Marc Tobias played laptop thief one recent evening, showing how easily several leading anti-theft devices can be defeated using such simple materials as a ballpoint-pen barrel, a thin piece of plastic or rolled-up cardboard.
Such news is sure to set off alarm bells at corporations and on college campuses at a time when portable sales have outpaced desktop-computer sales and laptop security is a hot issue. This has made locks made by companies like Kensington and Targus commonplace.
But, according to Tobias, a Sioux Falls, S.D., attorney and lock expert, some of the leading lock models have near-fatal design flaws that make them absurdly easy to pick.
The devices' vulnerabilities vary widely. But Tobias demonstrated these often can be exploited in short order. A Knight Ridder Newspapers reporter replicated two of Tobias' procedures using Kensington and Targus locks the newspaper purchased independently.
Tobias' bottom line: While laptop locks costing less than $50 aren't intended to be burglar-proof, the ease with which leading models can be defeated seemingly contradicts makers' claims that the locks offer a reasonable deterrent.
"Kensington notebook security locks, like many other categories of lock ... are meant to be strong deterrents to thieves (both casual and professional)," the firm said in late August in a written statement. "Kensington stands behind our locks as a deterrent to notebook theft."
Tobias' revelations, documented on his Web site www.security.org, come as Targus and other firms are marketing laptop locks to college students returning to campuses with their trusty portables in tow.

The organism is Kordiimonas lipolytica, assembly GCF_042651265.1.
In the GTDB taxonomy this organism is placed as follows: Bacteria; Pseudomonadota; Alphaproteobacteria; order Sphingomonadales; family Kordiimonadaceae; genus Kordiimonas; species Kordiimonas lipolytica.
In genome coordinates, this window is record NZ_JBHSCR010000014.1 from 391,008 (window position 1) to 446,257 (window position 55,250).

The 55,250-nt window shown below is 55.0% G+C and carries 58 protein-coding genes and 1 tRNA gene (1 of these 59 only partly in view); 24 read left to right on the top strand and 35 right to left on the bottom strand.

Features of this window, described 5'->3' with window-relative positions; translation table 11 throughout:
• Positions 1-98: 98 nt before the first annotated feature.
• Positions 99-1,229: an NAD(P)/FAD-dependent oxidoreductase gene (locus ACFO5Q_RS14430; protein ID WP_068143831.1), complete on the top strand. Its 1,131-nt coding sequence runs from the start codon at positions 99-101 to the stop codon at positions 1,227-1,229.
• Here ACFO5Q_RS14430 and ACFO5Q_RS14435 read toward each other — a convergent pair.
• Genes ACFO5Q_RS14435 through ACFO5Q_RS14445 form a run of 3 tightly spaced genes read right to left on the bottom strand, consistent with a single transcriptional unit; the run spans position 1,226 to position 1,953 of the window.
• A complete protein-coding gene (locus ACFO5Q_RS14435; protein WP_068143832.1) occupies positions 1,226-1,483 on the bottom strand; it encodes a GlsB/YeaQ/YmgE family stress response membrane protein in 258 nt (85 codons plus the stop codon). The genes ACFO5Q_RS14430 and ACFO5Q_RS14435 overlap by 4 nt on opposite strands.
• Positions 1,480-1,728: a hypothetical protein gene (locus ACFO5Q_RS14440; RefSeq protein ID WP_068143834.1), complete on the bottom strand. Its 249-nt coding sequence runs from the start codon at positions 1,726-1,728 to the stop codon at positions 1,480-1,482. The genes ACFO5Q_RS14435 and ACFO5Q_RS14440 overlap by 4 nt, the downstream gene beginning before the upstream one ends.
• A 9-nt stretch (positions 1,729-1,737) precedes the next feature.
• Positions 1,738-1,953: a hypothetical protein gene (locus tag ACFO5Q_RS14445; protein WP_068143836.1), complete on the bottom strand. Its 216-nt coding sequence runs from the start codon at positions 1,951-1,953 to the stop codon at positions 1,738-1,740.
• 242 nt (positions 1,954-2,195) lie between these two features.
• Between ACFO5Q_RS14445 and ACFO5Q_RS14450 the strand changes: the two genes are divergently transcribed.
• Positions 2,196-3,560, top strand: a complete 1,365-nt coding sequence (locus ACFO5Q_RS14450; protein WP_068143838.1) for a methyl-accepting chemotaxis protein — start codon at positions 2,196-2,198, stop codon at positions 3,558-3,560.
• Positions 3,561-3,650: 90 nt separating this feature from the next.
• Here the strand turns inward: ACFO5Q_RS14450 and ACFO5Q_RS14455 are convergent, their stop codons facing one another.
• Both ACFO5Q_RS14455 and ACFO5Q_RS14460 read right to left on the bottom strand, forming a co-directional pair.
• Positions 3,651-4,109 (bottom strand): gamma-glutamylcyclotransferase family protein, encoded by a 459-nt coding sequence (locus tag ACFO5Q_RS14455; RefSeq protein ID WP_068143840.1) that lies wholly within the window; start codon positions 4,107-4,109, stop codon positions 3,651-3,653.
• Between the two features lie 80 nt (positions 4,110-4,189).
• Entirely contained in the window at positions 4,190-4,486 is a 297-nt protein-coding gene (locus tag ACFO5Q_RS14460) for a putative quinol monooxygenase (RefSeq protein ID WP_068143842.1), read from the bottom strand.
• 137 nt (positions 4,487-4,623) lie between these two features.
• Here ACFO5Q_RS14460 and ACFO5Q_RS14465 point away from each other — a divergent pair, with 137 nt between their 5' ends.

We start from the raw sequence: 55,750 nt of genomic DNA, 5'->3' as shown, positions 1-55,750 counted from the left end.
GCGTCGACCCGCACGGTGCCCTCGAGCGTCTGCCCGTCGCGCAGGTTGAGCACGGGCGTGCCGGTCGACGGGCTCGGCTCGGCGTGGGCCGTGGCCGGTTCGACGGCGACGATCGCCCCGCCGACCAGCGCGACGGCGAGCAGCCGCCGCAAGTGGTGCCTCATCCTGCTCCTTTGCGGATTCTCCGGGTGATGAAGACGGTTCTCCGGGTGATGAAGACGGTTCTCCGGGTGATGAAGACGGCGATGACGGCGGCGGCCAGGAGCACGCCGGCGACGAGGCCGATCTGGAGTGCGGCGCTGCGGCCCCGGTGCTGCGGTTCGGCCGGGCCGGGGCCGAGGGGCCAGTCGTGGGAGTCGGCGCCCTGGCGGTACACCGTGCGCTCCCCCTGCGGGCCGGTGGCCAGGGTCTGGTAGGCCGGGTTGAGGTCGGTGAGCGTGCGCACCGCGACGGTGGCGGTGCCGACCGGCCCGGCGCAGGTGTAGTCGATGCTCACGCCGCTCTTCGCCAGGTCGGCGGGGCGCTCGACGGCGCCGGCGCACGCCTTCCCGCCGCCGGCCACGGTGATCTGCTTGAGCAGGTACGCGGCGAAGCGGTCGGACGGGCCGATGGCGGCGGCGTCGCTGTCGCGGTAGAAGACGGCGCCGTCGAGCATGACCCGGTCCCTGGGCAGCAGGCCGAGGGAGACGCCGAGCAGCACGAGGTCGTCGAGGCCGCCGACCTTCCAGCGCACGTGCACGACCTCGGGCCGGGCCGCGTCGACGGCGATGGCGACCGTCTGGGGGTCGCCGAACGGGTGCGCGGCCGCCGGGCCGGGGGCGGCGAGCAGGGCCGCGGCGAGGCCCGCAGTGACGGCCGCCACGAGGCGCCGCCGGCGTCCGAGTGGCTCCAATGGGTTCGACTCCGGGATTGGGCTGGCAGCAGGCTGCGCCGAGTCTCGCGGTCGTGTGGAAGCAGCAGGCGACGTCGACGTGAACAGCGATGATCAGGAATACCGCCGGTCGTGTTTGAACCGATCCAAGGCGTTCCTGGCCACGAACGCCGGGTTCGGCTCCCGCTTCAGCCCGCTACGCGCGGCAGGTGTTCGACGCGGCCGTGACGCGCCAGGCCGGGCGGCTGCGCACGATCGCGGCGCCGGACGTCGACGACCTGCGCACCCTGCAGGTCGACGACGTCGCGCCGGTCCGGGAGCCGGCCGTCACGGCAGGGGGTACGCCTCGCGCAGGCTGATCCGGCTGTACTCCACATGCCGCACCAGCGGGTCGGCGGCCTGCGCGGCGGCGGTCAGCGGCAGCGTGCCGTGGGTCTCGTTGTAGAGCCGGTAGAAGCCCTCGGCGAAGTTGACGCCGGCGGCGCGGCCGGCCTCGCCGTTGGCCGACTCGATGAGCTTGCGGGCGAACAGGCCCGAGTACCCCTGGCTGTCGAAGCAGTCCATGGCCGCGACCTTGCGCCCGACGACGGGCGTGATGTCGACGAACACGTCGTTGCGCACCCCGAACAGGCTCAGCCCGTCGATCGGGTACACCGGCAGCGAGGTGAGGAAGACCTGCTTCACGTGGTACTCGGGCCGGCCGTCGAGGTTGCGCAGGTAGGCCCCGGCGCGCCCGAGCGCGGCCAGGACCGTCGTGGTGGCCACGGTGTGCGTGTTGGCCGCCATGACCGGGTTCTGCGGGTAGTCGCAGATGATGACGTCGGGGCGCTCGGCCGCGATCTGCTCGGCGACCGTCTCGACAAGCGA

In an Aug. 17 press release, Targus says of its Defcon CL combination lock: "Theft is no stranger to college campuses, and a cable lock is a wise investment for any notebook-toting student."
But the Defcon CL is simple to crack using a thin piece of paper or plastic to probe the device's four thumbwheels and glean its combination. After seeing Tobias demonstrate this with his Defcon, a reporter cracked a separately purchased Defcon in minutes.
Targus did not respond in detail to interview requests.
But one laptop-security expert said he will stop touting the Targus lock after learning of Tobias' findings.
Gregory Evans, author of "Laptop Security Short and Simple" and a laptop-security instructor at several Los Angeles-area colleges, said he planned to revise his book and e-mail tens of thousands of his readers and students about the Targus lock.
A Kensington key-based lock also has proven simple to compromise using a Paper Mate ballpoint-pen tube or rolled-up toilet-paper cardboard that simulate the small keys' rounded shape. A reporter was able to free a laptop from its restraint in seconds.
Tobias, author of "Locks, Safes and Security: An International Police Reference," is a lock-picking authority. But he credits Matt Fiddler, a Connecticut security consultant, with discovering the Kensington key-lock vulnerability and bringing it to his attention at a security conference earlier this summer.
Laptop thefts constitute about 48 percent of all computer thefts, followed by desktops at 26.7 percent and handheld computing devices at 13.3 percent, according to a computer-theft survey conducted last year by Brigadoon Software, a computer-security firm.
Laptops protected by a particular Kensington lock are covered by a theft-replacement warranty, but the firm's fine print says this would involve a lock broken or opened by "forceful" means. Kensington did not say whether that language would be modified.